A typical week in EDA. Speculations about IBM, another Synopsys acquisition, Google continues to diversify, TI gets more modern, Verific does what small companies are supposed to do, that is support standards, and Chip Design covers wearable technology. But it is IBM and Google that add spice to the news this week, or at least rumors about them.
As the first Italian immigrants came mostly from Southern Italy, Americans' idea of Italian cooking tends toward southern Italian cuisine. But Italian cuisine is as varied as its regions, and there are 20 of them. In the north, where I come from, we do not use as much tomatoes and so our sauces are not always red.
Reviews of and opinions on what I think are the most interesting stories of this week.
Recently I had an exchange with a few Synopsys' executives about what they foresee for 2014. What follows is their input.
Michael Sanie, Senior Director, Verification Marketing, Synopsys
That John Cooley built his blogger reputation by promoting himself as the White Knight representing users against the oppressor Synopsys is well known. But that John Cooley easily navigated legal issues was a well kept secret until October 25, 2013. Reading his latest "scoop" against Synopsys I was surprised by the amount of legal insight that John displays, and how quickly he can reach the conclusion that the matter is resolved against Synopsys and in favor of Atoptech on 8 of the 9 claims made by Synopsys against Atoptech. If you have not read the piece you can find it here.
EDAC is sponsoring an event at the Computer History Museum to celebrate five decades of EDA. As I wrote previously, I only have 43 years in EDA and, in fact, when I started in 1968 it was called Computer Aided Design (CAD). For the purists, like myself, the technology became EDA with the introduction of commercial logic synthesis tools. For me there is a difference between using computers to aid in the design process and having computer programs perform functions based on algorithms as a substitute for human skills. But let's not look for precise semantics.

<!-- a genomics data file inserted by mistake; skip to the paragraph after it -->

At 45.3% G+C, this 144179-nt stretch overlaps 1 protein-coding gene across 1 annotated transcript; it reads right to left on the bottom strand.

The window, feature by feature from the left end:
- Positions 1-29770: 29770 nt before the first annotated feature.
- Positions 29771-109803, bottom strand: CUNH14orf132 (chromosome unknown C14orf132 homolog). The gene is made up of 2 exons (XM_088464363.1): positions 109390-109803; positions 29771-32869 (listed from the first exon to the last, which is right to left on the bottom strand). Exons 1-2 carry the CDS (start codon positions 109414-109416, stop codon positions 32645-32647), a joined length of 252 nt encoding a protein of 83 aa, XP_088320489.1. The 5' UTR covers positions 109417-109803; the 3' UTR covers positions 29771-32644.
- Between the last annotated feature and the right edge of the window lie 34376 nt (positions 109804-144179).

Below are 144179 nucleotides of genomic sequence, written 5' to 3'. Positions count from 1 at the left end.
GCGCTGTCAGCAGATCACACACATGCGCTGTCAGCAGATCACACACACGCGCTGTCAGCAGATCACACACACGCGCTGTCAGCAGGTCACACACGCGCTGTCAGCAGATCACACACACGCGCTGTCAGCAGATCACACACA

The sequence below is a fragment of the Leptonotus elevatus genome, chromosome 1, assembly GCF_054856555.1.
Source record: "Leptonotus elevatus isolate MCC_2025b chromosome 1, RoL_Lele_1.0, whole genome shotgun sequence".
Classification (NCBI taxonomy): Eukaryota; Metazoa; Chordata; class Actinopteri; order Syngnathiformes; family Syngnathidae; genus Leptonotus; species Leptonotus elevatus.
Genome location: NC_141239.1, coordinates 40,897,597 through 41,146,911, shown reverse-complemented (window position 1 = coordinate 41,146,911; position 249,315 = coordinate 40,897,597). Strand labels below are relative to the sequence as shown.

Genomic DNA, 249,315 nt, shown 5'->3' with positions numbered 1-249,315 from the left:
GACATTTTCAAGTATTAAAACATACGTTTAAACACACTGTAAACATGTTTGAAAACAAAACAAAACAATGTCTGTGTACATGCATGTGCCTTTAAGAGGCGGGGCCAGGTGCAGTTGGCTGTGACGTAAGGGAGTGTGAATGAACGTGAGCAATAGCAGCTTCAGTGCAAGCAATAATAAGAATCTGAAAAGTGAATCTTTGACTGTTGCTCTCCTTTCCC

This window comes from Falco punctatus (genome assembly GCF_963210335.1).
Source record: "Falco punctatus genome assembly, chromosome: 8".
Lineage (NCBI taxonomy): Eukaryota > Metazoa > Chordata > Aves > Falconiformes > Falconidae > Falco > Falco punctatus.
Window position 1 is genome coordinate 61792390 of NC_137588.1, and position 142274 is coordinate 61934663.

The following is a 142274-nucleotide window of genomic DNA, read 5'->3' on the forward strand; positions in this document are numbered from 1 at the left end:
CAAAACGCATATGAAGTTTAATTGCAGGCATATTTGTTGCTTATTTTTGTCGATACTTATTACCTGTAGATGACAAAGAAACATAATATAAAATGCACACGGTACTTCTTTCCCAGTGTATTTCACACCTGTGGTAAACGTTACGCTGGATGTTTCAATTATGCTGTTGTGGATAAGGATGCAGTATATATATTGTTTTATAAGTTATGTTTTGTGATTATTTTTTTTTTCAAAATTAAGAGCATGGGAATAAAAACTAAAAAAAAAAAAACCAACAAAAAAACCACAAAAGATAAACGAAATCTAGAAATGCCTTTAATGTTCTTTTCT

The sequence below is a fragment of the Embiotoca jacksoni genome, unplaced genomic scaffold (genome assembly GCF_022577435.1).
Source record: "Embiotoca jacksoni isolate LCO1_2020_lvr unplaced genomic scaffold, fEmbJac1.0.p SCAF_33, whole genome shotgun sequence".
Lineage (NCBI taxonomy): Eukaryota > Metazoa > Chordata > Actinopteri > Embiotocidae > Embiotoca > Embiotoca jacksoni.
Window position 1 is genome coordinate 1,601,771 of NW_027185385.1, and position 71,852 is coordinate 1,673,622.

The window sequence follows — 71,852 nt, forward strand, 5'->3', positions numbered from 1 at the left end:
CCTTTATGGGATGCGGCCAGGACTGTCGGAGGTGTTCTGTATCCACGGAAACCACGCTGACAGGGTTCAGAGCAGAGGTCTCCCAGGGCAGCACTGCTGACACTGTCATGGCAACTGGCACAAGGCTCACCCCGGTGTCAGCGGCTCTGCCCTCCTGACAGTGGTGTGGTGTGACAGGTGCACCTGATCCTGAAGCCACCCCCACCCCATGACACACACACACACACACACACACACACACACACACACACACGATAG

There are probably a few old timers like me who remember the Data Center. It was a physical place one went in order to use powerful computers the company either could not afford or did not want to purchase. Control Data Corporation made the data center famous with its line of CDC 6XXX computers used mostly for engineering and scientific applications. A data center near the Los Angeles airport was my second home during 1968 to 1972 while working as a consultant.
Daniel Nenni has started a conversation on his creation Semiwiki with the provocative title: "Are 28 nm Transistors the Cheapest...Forever?" (http://bit.ly/16HR8D7)
It appears that after (thanks EDAC) having addressed only technology issues for fifty years, the industry is finally realizing that we are all in this in order to make a profit. Daniel deals almost exclusively with fabrication costs, but I think that there is a significant, and growing, body of evidence to show that development costs also justify his conclusion.
The Cambridge Centre for Gallium Nitrate says that GaN " is probably the most important semiconductor material since silicon. It can be used to emit brilliant light in the form of light emitting diodes (LEDs) and laser diodes, as well as being the key material for next generation high frequency, high power transistors capable of operating at high temperatures."
I have been lucky to be able to take a relative long vacation on the high seas and in Italy to recharge the batteries and celebrate my retirement. The time was very enjoyable, but the retirement is not lasting. There is only so much golf one can play, and so much metaphysics one can study. So I started to look at EDA and semiconductors industries again because this is what I love to do. And what I found, having stepped back for almost half a year, may surprise a few.